Manchester City did hold talks with John Terry over a move to the Etihad Stadium in the summer of 2009, the club's former chief executive Garry Cook has confirmed.
Chelsea gave City permission to speak to their skipper, but he eventually turned down a five-year contract worth £200,000 a week.
The deal was offered to Terry nearly 12 months after billionaire owner Sheikh Mansour took control of the club and during Mark Hughes' reign, although the Welshman was sacked in December that year.
Cook told Sky Sports: "We went through the process [of signing Terry].
"[Chelsea chief executive] Peter Kenyon was there at the time and we had conversations with him, saying we'd like to do it and we'd like to have a conversation.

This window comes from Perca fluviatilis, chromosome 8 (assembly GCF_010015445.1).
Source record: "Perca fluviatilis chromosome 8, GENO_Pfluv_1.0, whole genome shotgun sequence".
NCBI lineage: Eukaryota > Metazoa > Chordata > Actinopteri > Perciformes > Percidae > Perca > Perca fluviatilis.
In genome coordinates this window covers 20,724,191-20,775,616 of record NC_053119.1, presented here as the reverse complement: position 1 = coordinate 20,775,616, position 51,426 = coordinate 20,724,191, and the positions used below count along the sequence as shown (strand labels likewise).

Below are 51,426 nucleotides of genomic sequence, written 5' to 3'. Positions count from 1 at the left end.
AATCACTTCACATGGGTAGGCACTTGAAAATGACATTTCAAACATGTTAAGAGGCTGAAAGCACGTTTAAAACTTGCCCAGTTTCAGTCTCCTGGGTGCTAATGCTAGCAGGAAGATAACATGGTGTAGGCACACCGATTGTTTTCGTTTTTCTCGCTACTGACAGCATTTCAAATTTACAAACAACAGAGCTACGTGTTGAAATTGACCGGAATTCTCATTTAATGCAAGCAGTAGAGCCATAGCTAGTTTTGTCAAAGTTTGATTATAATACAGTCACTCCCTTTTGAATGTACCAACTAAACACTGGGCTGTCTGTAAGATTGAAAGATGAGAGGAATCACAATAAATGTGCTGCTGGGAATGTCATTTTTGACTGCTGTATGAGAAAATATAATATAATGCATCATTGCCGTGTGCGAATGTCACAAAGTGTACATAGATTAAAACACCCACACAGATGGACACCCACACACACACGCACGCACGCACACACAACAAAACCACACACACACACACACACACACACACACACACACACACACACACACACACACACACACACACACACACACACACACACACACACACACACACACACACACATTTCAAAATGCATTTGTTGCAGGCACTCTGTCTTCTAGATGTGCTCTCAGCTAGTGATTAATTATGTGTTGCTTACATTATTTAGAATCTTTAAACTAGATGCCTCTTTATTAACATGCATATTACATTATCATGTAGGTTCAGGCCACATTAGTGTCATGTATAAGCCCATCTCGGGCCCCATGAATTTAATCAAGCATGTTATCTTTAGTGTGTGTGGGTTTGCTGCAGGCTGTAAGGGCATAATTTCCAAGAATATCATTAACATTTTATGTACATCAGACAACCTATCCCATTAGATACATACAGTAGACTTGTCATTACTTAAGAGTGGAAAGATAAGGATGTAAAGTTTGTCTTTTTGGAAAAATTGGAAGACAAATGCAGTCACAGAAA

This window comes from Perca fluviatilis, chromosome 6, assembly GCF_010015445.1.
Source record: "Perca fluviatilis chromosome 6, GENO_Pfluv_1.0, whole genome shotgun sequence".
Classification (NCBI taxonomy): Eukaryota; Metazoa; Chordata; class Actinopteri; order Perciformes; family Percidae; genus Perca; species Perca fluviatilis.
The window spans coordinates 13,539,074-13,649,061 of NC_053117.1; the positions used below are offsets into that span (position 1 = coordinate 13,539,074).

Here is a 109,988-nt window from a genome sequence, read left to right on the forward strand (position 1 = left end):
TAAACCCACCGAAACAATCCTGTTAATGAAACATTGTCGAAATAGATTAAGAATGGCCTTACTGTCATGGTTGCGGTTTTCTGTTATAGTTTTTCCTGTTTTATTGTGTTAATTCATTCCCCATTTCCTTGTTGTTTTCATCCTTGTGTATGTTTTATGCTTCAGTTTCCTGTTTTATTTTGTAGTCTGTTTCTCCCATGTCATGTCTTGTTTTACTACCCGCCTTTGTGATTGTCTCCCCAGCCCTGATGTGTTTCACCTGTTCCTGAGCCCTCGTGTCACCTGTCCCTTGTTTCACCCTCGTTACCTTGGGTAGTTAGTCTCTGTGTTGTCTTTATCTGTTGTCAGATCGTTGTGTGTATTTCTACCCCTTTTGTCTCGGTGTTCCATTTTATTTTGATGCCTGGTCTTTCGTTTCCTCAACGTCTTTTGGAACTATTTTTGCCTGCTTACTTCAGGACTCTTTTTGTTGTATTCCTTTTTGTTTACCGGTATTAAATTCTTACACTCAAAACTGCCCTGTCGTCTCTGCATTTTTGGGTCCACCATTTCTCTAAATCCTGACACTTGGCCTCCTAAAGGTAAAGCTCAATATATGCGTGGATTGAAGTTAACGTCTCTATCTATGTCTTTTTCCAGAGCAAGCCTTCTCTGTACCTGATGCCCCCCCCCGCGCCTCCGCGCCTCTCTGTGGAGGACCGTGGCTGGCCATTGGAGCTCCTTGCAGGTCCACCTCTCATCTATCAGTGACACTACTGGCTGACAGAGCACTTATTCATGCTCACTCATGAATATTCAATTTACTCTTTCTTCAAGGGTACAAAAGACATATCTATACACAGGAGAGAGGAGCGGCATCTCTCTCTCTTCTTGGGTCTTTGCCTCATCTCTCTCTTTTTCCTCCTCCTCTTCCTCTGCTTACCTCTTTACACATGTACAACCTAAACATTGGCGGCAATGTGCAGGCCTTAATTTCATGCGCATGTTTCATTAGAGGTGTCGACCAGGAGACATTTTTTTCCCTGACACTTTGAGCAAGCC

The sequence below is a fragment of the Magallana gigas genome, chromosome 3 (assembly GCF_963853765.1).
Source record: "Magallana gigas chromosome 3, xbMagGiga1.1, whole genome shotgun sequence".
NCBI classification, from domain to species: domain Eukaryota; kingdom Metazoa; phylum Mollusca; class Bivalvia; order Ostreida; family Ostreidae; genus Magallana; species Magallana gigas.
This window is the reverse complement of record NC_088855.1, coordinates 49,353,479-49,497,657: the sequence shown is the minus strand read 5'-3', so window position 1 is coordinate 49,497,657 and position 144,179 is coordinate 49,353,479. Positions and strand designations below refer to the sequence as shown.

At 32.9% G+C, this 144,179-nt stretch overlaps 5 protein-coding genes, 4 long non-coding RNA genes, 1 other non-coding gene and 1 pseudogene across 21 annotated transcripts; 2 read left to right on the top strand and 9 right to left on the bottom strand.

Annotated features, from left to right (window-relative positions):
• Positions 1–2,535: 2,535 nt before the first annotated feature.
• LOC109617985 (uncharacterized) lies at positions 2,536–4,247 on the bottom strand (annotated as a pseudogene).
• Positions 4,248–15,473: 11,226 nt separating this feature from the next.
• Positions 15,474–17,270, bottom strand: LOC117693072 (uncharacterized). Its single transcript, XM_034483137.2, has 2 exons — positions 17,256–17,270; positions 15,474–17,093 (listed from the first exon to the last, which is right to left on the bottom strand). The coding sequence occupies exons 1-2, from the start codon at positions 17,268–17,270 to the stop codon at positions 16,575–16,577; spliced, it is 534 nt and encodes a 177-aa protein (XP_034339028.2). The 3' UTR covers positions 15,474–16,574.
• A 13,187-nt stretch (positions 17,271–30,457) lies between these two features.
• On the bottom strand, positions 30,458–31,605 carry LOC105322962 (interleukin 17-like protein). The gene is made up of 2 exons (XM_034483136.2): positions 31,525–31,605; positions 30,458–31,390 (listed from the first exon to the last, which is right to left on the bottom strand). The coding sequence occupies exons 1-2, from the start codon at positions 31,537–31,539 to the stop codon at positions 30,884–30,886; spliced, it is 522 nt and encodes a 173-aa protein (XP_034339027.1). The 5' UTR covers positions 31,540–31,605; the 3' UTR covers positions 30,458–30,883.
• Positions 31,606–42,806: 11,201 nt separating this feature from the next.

"I think he was probably more confident that he [Terry] wasn't going anywhere.
"We had conversations with John and he decided to stay where he was, and quite rightly so.
"But there was never a document ready to sign."
Terry later revealed that he used the offer from City as a bargaining tool when negotiating a new deal with Chelsea.
"There were players out there who were using us as a stalking horse and that's the game," Cook added. "If you want to get a better contract in your renewal with the club you're with, then you've got to try and raise a market, and that's what agents would do.
"The reality is, would we have liked a lot of them to come? Yes. But the truth is, some of them were a little bit smoke and mirrors."
The defender went on to stay at Stamford Bridge until 2017, making a total of 703 appearances for the club, a Chelsea record.